Acknowledging the assistance EMS received from the hospital, Galumalemana said, “Now that we’re back, I am pleased with the commitment and the support from LBJ and I am very grateful that we are getting the supplies that we need to provide service to the community.”
The instructors for the 11th EMS Academy were Assistant EMS Chief for Certification Jonathan Mageo and EMS Assistant Chief Fa’aita Joseph Fa’aita.
The LBJ CEO Mike Gerstenberger also gave remarks at the ceremony, where he first thanked the EMS for the services they provide every day to everyone who needs their assistance.
He welcomed aboard the new members of the EMS team and said it’s an internal goal of the continuum of care the medical center is trying to build in the territory.
“Lots of people, when they think about medical system, they only think about the hospital, but it’s only one part of the chain; we really need to broaden what we think of whenthink about the medical system.
It needs to start with education and prevention, he noted.
Speaking directly of EMS, Gerstenberger said “we have to work together to figure out ways to respond more quickly and respond more effectively. We need to keep improving the training and establish protocols, we need to establish communication real time with the Emergency Room physician ...because that’s what makes the difference.
The CEO also touched upon non-communicable diseases. “We have a very high incidence of non-communicable diseases, and those kinds of patients are going to take a very long time and a lot of smart people to fix. We are going to be announcing a lot of new initiatives at LBJ dealing with that very soon and you’ll have an important role in that” he told the graduates.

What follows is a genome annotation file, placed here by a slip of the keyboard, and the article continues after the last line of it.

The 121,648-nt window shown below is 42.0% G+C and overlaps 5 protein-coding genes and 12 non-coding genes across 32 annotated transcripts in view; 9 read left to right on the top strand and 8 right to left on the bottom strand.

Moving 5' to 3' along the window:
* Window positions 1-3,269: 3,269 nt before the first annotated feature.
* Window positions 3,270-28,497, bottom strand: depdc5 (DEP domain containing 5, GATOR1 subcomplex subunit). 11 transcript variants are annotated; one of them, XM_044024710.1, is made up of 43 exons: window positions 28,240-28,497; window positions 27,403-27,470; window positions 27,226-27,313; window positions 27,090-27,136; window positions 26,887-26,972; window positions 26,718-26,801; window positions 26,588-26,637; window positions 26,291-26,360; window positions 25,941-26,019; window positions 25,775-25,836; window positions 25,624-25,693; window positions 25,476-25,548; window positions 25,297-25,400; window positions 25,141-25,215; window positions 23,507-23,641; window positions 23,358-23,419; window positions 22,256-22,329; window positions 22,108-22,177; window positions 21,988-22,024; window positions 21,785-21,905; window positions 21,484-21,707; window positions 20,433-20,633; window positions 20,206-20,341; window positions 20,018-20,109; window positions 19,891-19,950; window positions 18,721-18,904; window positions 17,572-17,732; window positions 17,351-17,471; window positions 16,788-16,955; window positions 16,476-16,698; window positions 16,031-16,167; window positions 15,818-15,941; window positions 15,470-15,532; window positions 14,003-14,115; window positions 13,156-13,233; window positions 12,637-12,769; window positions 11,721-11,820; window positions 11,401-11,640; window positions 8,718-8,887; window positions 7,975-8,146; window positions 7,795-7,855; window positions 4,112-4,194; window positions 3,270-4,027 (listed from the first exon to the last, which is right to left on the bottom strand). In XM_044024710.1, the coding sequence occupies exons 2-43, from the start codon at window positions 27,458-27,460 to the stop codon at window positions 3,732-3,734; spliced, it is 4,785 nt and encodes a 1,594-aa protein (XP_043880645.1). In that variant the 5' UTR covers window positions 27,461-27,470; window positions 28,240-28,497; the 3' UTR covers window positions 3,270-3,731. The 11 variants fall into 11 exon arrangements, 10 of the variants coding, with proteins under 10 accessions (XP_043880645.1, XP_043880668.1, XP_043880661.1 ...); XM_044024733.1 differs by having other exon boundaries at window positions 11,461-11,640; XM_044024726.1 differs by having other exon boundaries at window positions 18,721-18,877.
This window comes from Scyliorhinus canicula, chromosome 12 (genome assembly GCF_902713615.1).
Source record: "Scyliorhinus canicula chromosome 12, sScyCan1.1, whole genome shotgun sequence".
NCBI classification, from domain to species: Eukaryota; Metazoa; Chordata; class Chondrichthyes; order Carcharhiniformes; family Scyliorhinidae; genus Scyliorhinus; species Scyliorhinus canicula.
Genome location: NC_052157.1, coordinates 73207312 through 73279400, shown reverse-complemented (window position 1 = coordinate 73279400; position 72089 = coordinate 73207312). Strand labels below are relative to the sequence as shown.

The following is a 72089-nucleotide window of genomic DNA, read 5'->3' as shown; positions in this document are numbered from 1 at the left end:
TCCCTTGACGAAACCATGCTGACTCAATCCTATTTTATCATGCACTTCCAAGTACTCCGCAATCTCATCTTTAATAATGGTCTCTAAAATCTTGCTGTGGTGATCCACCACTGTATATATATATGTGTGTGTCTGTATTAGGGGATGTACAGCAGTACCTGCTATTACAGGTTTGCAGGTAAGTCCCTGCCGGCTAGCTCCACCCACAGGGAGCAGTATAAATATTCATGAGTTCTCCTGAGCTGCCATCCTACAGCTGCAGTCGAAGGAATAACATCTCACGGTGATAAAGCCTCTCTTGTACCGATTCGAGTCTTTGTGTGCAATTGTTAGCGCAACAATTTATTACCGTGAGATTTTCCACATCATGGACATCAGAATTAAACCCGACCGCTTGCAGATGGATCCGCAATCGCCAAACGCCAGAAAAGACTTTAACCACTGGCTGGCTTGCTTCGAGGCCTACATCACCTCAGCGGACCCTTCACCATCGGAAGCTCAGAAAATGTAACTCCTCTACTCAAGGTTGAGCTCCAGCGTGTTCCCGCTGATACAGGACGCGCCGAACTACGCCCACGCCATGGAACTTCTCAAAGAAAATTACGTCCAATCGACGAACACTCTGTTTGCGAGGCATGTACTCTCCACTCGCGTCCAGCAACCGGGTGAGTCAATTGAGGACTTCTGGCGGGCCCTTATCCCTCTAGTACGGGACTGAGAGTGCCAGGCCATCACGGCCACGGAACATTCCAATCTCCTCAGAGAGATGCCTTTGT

He also told them that their eyes and ears are critical to the outcome for the patients. “You’re the only member of the healthcare team that sees the patient in their homes — the only member that is present at the accident site — so you can explain to the other medical officers what you have observed of the situation.”
“We need to ensure that we have a better understanding, whether this is a good household that has great hygiene and people who understand about caring so that we can release that patient a little sooner — or this is a household where the hygiene isn’t so good and the level of education isn’t so high?”
“Maybe that patient meets the criteria to be discharged, but maybe that patient can be kept for another day or two … those are things you can do,” he told the graduates.
Following the CEO’s remarks, Lt. Governor Faoa Aitofele Sunia, who was also present, addressed the gathering in the Samoan language, and congratulated the graduates.
The graduates of the 11th Academy are: Tyrell Eugene Jesus Ah-Kuoi, Tautala Amituana’i, Mareko Atonio, Erupi Emmanuel Autele, John Fereti, Tumua’i Nofo Fisher, Henry Tyrone Hudson II, Souvernier Salanoa Ili, Kelemete Peni Kaio, Iopu Kaleopa, Vaimoe Leaoa, Madonna Anatahsa Lemana, Johnathan Raymond Letuli, Alisi Mamea, Christian James McCutchan, Piliopo Mikaio, Roy Sae, Fitilagipupula Siveria Sima, Penu Ben Satele, Sinaloa Lamosa Sokimi, Pa’oivaoese Tautala, Atene Tevaga, Poyer Timoteo, Tofuinu’u Olive, Marcy Fa’asi’u Tuifatu, Fa’ai’u Tuiveta and Tuive’eve’e Afoa.
Tyrell Eugene Jesus Ah-Kuoi topped the class and received the overall achievement award while John Fereti received the clinical award and Mareko Amituana’i received the most improvement award.